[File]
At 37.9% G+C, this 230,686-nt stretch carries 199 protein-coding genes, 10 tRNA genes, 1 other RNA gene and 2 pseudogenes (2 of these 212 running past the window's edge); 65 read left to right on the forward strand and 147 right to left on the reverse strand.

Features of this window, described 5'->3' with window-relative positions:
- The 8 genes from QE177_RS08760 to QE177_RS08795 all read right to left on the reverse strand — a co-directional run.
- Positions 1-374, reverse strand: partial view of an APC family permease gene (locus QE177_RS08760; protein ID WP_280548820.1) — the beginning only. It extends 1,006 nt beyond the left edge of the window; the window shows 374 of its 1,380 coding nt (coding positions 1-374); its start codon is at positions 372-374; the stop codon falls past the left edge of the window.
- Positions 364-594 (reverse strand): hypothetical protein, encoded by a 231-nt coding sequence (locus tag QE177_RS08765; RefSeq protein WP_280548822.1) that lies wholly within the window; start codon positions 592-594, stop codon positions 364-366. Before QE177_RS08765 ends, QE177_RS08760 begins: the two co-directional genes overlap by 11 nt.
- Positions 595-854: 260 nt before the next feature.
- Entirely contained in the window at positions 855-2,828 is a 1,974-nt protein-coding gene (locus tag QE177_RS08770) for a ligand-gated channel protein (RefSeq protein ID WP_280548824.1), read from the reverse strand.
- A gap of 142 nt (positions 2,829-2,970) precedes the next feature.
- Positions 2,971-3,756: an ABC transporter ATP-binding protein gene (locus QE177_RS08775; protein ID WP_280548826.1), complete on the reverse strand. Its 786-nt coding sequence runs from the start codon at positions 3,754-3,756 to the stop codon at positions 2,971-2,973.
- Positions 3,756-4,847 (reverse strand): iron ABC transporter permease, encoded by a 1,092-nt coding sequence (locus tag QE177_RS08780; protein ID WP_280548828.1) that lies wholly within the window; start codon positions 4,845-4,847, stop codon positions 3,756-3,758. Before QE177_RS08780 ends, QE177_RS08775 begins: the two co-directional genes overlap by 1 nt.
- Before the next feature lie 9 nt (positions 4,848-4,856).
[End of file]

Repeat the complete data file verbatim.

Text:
At 37.9% G+C, this 230,686-nt stretch carries 199 protein-coding genes, 10 tRNA genes, 1 other RNA gene and 2 pseudogenes (2 of these 212 running past the window's edge); 65 read left to right on the forward strand and 147 right to left on the reverse strand.

Features of this window, described 5'->3' with window-relative positions:
- The 8 genes from QE177_RS08760 to QE177_RS08795 all read right to left on the reverse strand — a co-directional run.
- Positions 1-374, reverse strand: partial view of an APC family permease gene (locus QE177_RS08760; protein ID WP_280548820.1) — the beginning only. It extends 1,006 nt beyond the left edge of the window; the window shows 374 of its 1,380 coding nt (coding positions 1-374); its start codon is at positions 372-374; the stop codon falls past the left edge of the window.
- Positions 364-594 (reverse strand): hypothetical protein, encoded by a 231-nt coding sequence (locus tag QE177_RS08765; RefSeq protein WP_280548822.1) that lies wholly within the window; start codon positions 592-594, stop codon positions 364-366. Before QE177_RS08765 ends, QE177_RS08760 begins: the two co-directional genes overlap by 11 nt.
- Positions 595-854: 260 nt before the next feature.
- Entirely contained in the window at positions 855-2,828 is a 1,974-nt protein-coding gene (locus tag QE177_RS08770) for a ligand-gated channel protein (RefSeq protein ID WP_280548824.1), read from the reverse strand.
- A gap of 142 nt (positions 2,829-2,970) precedes the next feature.
- Positions 2,971-3,756: an ABC transporter ATP-binding protein gene (locus QE177_RS08775; protein ID WP_280548826.1), complete on the reverse strand. Its 786-nt coding sequence runs from the start codon at positions 3,754-3,756 to the stop codon at positions 2,971-2,973.
- Positions 3,756-4,847 (reverse strand): iron ABC transporter permease, encoded by a 1,092-nt coding sequence (locus tag QE177_RS08780; protein ID WP_280548828.1) that lies wholly within the window; start codon positions 4,845-4,847, stop codon positions 3,756-3,758. Before QE177_RS08780 ends, QE177_RS08775 begins: the two co-directional genes overlap by 1 nt.
- Before the next feature lie 9 nt (positions 4,848-4,856).